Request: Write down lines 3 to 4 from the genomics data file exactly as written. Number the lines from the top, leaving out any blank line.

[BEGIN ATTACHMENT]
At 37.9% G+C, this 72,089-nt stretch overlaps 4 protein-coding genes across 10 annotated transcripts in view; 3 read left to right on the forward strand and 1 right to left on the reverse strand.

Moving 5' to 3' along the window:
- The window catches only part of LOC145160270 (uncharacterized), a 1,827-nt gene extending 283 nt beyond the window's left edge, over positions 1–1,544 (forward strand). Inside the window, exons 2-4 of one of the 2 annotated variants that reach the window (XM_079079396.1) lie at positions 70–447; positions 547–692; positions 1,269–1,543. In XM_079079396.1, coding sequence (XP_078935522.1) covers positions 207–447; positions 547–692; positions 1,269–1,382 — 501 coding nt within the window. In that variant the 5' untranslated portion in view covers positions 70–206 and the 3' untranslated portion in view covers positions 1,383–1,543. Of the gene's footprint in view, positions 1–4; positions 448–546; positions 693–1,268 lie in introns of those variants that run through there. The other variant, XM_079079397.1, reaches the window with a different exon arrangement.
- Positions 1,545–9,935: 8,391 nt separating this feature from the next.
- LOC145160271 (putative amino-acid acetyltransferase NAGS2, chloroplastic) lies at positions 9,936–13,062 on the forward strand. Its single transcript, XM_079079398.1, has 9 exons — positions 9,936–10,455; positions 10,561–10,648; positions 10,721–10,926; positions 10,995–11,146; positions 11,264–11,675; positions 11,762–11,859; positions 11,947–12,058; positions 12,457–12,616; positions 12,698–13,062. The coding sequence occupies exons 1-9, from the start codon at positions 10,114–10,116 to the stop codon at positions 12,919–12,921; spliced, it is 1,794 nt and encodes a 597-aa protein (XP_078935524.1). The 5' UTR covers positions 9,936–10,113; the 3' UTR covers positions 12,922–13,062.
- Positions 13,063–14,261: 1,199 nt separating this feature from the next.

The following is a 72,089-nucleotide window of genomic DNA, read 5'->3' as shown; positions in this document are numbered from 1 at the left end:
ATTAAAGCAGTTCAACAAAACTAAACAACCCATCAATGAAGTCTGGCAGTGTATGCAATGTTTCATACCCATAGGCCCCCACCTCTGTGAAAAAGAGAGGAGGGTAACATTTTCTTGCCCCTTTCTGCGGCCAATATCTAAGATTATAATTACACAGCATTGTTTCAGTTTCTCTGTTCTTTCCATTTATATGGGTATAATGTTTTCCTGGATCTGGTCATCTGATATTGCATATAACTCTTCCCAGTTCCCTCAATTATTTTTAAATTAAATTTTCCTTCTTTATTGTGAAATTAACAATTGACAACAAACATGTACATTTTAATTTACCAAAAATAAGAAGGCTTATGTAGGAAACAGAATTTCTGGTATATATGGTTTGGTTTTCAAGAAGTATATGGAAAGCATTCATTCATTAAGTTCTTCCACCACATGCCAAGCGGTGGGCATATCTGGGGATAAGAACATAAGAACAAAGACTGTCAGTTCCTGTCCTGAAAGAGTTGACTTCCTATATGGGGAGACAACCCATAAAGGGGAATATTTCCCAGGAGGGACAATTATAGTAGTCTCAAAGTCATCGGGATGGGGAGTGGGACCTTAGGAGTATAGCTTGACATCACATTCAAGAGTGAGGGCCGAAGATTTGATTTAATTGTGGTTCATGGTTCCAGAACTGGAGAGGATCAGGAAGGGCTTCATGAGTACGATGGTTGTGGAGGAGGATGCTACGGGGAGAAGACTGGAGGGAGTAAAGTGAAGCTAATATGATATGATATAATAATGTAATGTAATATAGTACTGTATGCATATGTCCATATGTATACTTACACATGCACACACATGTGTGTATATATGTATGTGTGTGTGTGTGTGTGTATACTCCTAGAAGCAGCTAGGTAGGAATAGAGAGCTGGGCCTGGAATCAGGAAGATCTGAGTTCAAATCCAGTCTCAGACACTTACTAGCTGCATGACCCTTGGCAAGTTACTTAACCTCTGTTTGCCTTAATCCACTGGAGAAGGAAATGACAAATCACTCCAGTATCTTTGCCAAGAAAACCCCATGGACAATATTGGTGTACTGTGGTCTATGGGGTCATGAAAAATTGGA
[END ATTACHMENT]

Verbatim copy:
- The window catches only part of LOC145160270 (uncharacterized), a 1,827-nt gene extending 283 nt beyond the window's left edge, over positions 1–1,544 (forward strand). Inside the window, exons 2-4 of one of the 2 annotated variants that reach the window (XM_079079396.1) lie at positions 70–447; positions 547–692; positions 1,269–1,543. In XM_079079396.1, coding sequence (XP_078935522.1) covers positions 207–447; positions 547–692; positions 1,269–1,382 — 501 coding nt within the window. In that variant the 5' untranslated portion in view covers positions 70–206 and the 3' untranslated portion in view covers positions 1,383–1,543. Of the gene's footprint in view, positions 1–4; positions 448–546; positions 693–1,268 lie in introns of those variants that run through there. The other variant, XM_079079397.1, reaches the window with a different exon arrangement.
- Positions 1,545–9,935: 8,391 nt separating this feature from the next.